And, that leads me to my last issue with Duncan Hunter. Uniform worship. I am guilty. But, I always give a member of the United States military the benefit of the doubt. Democrats only give them the benefit of the doubt when the members say what the Democrats want them to say. We learned that during the Impeachment Hearings. I heard that Duncan Hunter was a Marine, so I assumed that he was a good guy. We all have to wean ourselves from this habit.

Hopefully, Duncan Hunter has learned his lesson, doubtful. The rest of us must do due diligence on our Representatives. It’s all on us.

Featured Image:

Duncan Hunter“Duncan Hunter” by Gage Skidmore is licensed under CC BY-SA 2.0

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5 Comments
  • Scott says:

    Good post Toni.. sadly, members of the military are just as fallible as the rest of society. While the obviously deserve our admiration for serving their country, that is no guarantee of character ..
    He is obviously a hypocritical loser, both for smoking weed, and blaming his wife. the whole vaping thing, well, anyone that sucks on a “douche flue” deserves to be ridiculed IMHO…
    Though as a big fan of Dragonlance books, I am disappointed that he has also read them. (and seeing that there’s over 200 books in the series, I find it doubtful that he’s read them ALL….)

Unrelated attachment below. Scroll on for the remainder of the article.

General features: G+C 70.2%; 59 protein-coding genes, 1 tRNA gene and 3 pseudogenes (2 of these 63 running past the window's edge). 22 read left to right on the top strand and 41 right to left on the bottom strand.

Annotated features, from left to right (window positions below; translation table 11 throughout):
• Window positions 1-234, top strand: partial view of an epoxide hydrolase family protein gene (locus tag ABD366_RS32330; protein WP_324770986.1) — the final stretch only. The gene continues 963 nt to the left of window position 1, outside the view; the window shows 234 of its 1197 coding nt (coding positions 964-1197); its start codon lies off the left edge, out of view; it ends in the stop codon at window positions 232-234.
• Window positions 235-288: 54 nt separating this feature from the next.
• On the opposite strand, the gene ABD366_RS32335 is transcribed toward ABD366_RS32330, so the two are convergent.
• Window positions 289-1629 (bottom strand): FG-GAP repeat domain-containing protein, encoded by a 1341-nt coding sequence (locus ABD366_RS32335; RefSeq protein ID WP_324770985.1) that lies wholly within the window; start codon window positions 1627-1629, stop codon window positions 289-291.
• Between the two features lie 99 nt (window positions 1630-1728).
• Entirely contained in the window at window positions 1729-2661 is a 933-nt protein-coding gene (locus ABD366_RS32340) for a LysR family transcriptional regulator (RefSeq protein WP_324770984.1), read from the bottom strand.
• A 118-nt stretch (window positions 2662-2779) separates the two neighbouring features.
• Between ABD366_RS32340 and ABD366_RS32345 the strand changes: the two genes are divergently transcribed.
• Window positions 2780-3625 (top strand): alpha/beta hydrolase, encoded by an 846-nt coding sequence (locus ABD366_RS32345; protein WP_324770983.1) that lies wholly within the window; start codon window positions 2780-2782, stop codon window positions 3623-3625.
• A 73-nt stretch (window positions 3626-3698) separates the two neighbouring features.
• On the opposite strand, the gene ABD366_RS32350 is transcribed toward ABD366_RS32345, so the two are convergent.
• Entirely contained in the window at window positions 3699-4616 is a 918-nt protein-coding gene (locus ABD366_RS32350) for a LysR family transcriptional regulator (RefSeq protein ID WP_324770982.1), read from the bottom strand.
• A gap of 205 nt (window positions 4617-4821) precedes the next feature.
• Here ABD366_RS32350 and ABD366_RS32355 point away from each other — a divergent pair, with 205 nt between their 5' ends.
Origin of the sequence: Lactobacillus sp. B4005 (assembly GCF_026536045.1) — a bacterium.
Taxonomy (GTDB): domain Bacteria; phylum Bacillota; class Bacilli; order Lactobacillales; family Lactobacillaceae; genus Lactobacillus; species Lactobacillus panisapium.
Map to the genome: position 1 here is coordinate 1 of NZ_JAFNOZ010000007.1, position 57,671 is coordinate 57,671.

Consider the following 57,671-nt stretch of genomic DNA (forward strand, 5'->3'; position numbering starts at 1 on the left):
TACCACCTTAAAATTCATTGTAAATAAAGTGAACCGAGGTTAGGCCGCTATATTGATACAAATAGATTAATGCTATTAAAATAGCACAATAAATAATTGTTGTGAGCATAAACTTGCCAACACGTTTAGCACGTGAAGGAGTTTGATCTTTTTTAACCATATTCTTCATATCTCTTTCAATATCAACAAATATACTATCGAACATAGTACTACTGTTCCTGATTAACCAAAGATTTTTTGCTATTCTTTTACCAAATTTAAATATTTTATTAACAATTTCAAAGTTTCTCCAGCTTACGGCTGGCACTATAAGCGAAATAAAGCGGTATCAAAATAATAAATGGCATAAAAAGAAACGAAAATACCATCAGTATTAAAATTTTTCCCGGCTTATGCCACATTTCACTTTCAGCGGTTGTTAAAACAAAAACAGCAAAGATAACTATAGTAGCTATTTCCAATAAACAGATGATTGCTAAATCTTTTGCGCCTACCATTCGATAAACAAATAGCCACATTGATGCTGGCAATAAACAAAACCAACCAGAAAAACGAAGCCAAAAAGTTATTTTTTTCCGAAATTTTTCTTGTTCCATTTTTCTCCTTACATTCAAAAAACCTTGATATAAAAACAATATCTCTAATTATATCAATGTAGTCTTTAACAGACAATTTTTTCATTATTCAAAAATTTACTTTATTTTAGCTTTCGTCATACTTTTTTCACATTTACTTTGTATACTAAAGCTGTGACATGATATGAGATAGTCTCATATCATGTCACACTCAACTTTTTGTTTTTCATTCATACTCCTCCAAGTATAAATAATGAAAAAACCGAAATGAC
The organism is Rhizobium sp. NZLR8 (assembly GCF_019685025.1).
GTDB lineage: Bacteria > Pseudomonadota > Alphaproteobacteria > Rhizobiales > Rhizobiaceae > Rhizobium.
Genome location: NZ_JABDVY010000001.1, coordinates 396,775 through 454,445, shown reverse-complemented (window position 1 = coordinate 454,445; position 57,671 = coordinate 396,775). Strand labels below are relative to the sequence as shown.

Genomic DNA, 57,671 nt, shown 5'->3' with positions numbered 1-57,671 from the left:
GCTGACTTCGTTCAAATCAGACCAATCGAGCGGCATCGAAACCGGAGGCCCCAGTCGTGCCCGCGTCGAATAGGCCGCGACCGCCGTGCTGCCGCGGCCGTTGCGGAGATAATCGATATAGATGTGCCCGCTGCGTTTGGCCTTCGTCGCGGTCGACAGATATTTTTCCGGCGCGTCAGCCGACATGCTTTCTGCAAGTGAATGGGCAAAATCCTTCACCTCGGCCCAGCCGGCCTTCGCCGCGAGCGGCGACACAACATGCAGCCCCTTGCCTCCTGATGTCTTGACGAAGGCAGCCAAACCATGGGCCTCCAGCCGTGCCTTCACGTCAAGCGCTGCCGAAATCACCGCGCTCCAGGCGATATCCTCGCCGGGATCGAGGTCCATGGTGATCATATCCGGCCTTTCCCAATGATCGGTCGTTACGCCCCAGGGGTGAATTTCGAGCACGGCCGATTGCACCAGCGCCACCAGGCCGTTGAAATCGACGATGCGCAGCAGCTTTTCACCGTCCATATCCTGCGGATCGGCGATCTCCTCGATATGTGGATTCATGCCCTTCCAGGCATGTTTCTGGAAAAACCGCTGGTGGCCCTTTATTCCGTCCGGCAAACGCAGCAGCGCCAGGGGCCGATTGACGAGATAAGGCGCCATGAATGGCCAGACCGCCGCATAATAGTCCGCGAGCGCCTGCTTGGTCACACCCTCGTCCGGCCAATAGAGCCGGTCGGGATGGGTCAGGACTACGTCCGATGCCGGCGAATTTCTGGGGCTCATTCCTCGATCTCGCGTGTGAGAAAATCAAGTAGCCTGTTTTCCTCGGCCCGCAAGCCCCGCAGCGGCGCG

• Anchovy says:

    Bet he will use the flu to avoid going to prison. Comeuppance is always coming but never arriving.

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  • Sailorcurt says:

    After having spent 21 years in the military (including a year in the Navy Police, investigating petty crimes and watching over those petty criminals while in the brig or restricted to the ship) I can tell you that military service is no guarantee of moral or honorable conduct.

    Yes, there is a basic vetting process so we typically don’t get lifetime hardened criminals in the military, and being an all-volunteer military the percentage of thugs and criminals is quite a bit lower than the general population, but some definitely slip through the cracks.

    Personally, I don’t “worship” people who have served, but I respect the service…especially in combat…so I give them the benefit of the doubt until they give me reason to stop doing so.

  • Harlan says:

    Hunter is guilty of conduct unbecoming. Right about now though, I’ll bet he’s wishing that that was a Magic (D) after his name instead of an (R).